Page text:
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Canada files trade complaint against Chinese dissolving pulp duties


October 22, 2014
By Pulp & Paper Canada

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The Canadian government has filed a claim with the World Trade Organization regarding the imposition of duties by China against Canadian producers of dissolving pulp (viscose staple fibre grade pulp).

The Canadian government has filed a claim with the World Trade Organization regarding the imposition of duties by China against Canadian producers of dissolving pulp (viscose staple fibre grade pulp).

Both Tembec and Fortress Paper were affected the China’s import duties, which range from 13 to 23%, and requested the federal government intervene. On Oct. 15, Canada made a request of the WTO for consultations with China with respect to Chinese anti-dumping duties levied on imports of cellulose pulp from Canada.

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According to the WTO, Canada’s position is that “the preliminary and final duty measures announced in November 2013 and April 2014 appear to be inconsistent with China’s obligations under various provisions of the Anti-Dumping Agreement and the GATT 1994.” The anti-dumping duties also apply to producers in the United States and Brazil.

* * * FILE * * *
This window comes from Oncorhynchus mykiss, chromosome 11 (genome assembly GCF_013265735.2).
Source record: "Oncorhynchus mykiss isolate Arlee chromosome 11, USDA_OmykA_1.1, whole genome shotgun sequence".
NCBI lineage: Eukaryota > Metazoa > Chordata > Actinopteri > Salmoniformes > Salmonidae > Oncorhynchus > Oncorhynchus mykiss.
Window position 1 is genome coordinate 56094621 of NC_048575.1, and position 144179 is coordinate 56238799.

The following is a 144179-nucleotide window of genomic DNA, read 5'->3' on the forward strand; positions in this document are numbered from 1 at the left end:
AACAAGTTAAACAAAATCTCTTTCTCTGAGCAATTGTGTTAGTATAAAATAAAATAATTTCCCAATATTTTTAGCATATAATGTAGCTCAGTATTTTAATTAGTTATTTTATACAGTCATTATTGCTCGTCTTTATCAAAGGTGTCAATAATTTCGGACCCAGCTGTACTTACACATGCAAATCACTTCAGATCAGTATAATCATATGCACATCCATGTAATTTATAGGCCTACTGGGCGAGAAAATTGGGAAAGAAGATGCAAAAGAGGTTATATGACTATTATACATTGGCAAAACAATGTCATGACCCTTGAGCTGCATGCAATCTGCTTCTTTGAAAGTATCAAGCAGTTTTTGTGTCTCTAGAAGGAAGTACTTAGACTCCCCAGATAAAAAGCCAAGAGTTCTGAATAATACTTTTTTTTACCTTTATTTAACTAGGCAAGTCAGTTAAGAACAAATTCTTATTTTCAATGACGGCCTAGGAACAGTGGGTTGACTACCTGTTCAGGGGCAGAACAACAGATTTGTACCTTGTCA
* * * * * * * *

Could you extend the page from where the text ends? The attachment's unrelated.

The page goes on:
“Tembec hopes dialogue between Canada and China will result in a resolution of the dispute in the short term,” underlined Tembec president and CEO James Lopez.

“In Canada, the impact of the duty has put thousands of jobs in the dissolving pulp industry at risk, including over 300 jobs at the Fortress Specialty Cellulose Mill in Thurso, Que.,” says Chad Wasilenkoff, CEO of Fortress Paper. “Further, the  23.7%  duty  imposed  on  new  dissolving  pulp  mills  in  Canada  has  effectively  frozen expansion in the once-growing industry, including [this company’s] indefinite suspension of the dissolving pulp conversion project at its Fortress Global Cellulose Mill located in Lebel-sur- Quevillon, Que.”

Management at Fortress Paper believes “that China’s domestic dissolving pulp industry, which petitioned  the  investigation  into  dissolving  pulp  imports,  suffered  no  injury  as  a  result  of imported pulp.”

If Canada and China do not reach a settlement in 60 days, Canada could escalate the issue and ask the WTO to adjudicate.